The intense heat burns your eyes and the fine red dust sticks to the sweat pouring out of your pores, creating a thick paste. “Maybe it’ll protect me from sunburn..?” The sun lotion I generously applied sure as Hell won’t be doing any good, having disappeared in a river of sweat ending in my socks. At a balmy 39 celsius, everything melts!
This is the slow season in Siem Reap, Cambodia, and it’s stinking hot! Yet people are still flocking here to see the 7th ancient wonder of the world, the temples of Angkor.
“You came to see the crumblies?” asked another fellow traveler. “Yes and no”, I said.
My last attempt to see Angkor’s temples, roughly 11 years ago, ended in failure…a failure caused by a combination of severe flooding, contracting a tropical eye disease which scared the life out of me (I thought I was going blind), and river pirates on the Mekong (they took only our money – thankfully). This time I took no chances and flew in directly from Phnom Penh after our Meet Up.
So yes, I came to see the “crumblies”, but more importantly I came to see those creatures streaming up and down the walkways. In economic terminology they’re called “consumers”. Up here in Siem Reap they, and their well-padded wallets, are transforming the landscape. 5-star hotels now litter the streets around the old town extending north, south, east and west. What I came to see was the potential for tourism up here, and to get an idea of where we may be at in the growth phase.
Tourism is the second largest industry in the country after textiles, and the numbers have been growing steadily every year since the conflict ended in 1993, with the country being reunited under the monarchy.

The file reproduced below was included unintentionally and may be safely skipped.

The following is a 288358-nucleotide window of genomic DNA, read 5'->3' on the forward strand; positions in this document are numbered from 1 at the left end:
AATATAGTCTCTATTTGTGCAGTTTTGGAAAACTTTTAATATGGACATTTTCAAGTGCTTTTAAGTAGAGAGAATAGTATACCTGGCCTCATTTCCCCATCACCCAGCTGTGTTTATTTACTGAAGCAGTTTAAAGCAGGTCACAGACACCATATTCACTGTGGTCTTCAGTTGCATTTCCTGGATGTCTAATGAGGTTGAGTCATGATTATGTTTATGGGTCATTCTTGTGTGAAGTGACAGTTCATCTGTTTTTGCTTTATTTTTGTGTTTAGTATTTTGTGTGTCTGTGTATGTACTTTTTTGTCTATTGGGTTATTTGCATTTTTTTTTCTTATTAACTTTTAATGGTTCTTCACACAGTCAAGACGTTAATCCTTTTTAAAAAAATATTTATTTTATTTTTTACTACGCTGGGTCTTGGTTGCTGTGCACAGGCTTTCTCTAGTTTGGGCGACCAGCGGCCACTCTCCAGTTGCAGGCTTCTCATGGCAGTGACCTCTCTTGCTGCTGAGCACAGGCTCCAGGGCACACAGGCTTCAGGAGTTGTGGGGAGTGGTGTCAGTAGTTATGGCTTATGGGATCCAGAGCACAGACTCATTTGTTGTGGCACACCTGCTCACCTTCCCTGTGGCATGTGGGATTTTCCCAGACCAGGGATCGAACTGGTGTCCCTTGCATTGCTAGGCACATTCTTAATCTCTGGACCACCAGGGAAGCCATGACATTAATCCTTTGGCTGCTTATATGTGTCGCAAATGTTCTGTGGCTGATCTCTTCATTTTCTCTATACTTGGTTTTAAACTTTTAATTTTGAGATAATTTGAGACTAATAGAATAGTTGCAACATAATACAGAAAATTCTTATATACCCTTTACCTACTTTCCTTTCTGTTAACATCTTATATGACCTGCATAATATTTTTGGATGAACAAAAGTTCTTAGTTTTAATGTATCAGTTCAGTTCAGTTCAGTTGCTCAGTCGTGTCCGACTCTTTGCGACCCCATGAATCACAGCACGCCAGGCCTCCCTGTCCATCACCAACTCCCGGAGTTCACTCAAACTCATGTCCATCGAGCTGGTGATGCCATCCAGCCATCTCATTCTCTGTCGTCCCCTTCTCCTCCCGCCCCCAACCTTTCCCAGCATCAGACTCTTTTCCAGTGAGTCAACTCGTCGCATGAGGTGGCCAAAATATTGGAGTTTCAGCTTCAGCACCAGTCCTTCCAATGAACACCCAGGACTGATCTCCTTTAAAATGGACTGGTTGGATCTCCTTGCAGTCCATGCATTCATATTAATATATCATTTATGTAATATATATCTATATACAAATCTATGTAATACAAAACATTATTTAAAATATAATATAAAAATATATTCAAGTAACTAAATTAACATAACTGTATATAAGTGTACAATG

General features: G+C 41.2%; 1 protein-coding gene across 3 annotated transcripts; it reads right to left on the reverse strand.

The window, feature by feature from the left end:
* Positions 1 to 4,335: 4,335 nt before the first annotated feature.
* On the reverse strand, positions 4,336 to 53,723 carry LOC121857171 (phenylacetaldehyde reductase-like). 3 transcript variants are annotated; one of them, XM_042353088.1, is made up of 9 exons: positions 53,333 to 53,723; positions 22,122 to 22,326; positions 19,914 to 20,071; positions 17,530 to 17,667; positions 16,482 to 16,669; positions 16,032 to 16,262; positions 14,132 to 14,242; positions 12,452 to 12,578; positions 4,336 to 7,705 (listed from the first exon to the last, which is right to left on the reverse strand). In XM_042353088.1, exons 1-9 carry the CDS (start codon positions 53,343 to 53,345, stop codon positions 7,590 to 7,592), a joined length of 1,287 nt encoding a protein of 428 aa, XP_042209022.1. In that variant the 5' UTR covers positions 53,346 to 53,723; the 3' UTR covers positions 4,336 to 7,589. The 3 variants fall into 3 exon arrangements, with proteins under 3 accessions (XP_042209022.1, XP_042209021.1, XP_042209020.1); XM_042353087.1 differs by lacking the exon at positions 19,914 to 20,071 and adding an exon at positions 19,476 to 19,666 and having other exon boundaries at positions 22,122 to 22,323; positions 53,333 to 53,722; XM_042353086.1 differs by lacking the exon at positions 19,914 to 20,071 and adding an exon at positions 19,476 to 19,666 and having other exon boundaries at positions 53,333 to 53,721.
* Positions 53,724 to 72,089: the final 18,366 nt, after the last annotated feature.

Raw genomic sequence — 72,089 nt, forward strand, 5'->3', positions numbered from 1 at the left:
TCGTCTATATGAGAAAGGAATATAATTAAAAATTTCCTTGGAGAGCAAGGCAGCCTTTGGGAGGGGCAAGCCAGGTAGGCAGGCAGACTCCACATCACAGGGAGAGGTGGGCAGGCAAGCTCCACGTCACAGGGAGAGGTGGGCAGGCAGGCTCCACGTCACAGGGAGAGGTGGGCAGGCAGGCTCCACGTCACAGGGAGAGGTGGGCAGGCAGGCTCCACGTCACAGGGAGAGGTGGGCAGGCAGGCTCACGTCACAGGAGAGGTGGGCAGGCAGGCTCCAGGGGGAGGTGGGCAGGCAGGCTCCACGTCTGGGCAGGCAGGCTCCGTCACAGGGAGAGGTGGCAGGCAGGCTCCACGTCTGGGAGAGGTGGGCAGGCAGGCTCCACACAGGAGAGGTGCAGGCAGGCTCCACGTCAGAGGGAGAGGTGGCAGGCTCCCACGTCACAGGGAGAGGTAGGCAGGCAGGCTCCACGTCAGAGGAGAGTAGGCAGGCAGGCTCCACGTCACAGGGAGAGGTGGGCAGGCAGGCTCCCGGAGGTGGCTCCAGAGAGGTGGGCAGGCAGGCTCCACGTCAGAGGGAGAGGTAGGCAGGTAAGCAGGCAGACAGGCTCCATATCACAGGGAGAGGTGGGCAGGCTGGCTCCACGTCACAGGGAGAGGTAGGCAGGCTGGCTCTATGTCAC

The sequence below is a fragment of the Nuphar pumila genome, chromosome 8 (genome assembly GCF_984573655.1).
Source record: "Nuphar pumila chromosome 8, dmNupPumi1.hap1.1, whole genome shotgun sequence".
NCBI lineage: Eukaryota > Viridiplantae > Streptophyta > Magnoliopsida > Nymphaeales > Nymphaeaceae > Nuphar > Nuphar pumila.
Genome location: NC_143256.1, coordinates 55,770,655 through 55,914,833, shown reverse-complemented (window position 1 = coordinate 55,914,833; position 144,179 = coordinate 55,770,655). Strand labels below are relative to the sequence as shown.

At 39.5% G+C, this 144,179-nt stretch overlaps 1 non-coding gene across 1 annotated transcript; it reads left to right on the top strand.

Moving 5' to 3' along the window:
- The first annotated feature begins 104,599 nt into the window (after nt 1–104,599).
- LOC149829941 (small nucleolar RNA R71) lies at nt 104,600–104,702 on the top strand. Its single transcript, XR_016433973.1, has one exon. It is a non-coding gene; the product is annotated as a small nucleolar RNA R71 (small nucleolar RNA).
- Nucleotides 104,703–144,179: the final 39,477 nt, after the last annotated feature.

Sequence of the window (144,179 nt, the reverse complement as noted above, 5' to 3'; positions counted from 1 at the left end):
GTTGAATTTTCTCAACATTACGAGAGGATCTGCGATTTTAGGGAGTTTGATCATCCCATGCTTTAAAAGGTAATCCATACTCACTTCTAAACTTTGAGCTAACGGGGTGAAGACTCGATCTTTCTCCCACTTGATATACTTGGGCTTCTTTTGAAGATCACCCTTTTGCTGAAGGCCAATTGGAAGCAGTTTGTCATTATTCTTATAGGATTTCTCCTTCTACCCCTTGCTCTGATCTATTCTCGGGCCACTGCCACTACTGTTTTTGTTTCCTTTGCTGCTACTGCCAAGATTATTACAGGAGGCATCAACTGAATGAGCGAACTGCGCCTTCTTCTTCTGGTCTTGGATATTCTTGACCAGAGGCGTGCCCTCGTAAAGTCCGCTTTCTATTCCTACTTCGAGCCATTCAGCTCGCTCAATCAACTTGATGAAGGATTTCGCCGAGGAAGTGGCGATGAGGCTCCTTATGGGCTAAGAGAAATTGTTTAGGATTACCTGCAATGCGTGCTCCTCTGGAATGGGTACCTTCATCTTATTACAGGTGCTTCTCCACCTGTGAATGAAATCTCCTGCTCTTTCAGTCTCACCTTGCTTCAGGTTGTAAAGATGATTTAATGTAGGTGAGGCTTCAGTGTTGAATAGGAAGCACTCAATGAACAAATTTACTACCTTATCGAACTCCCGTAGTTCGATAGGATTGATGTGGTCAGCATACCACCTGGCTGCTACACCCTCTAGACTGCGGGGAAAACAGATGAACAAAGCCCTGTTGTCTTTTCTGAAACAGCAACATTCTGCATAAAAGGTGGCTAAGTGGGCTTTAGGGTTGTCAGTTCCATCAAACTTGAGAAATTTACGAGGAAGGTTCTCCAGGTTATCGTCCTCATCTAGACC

Tourists who come to Cambodia come to Siem Reap. It’s that simple.
It’s not hard to see why. To say that the temples of the Angkor group, most notably the temple of Angkor Wat, which is but 1 of over 1,000 temples built in the area is impressive, is like saying that world war II was a little “dust-up”.
Built in the first half of the 12th century, it is impossible to capture the size and scale in photographs. This was the largest pre-industrial city in the world and is a true architectural masterpiece. If these guys had seen the empire state building, or the Buj Khalifa they would have looked at each other and thought….”pfft, children!”
2010 saw 2.5M tourists visit Cambodia, 2.9M visited in 2011, 3.5M in 2012 and that number is absolutely going to be surpassed this year with estimates exceeding 4M. In other words, tourism numbers are growing anywhere from 15-20% annually.
What is evident in Cambodia in general, and is increasingly the case throughout SE Asia and Asia-Pacific, is the prevalence of Asian tourists over gweilo’s, farangs, or if you have no idea what I’m referring to – pale faces.
I can tell you from my own experiences in SE Asia over the last decade, and this is backed up by my many friends who have been here far longer, that this was not the case until fairly recently. The days of poor Asians desperate to get westerners to come and spend their money are fast vanishing. Now it’s as much a case of Asians in poor countries such as Myanmar, Cambodia and Laos seeking to attract Chinese, Thais, Malaysians, Indians, South Koreans, Japanese and Singaporeans as it is in seeking to attract pale faces. The cultural differences are more easily dealt with, these countries are all closer, growing wealthier and enjoying relatively freer markets. The trend is firmly in place and the single economic community of ASEAN will only further benefit Cambodia and the entire region.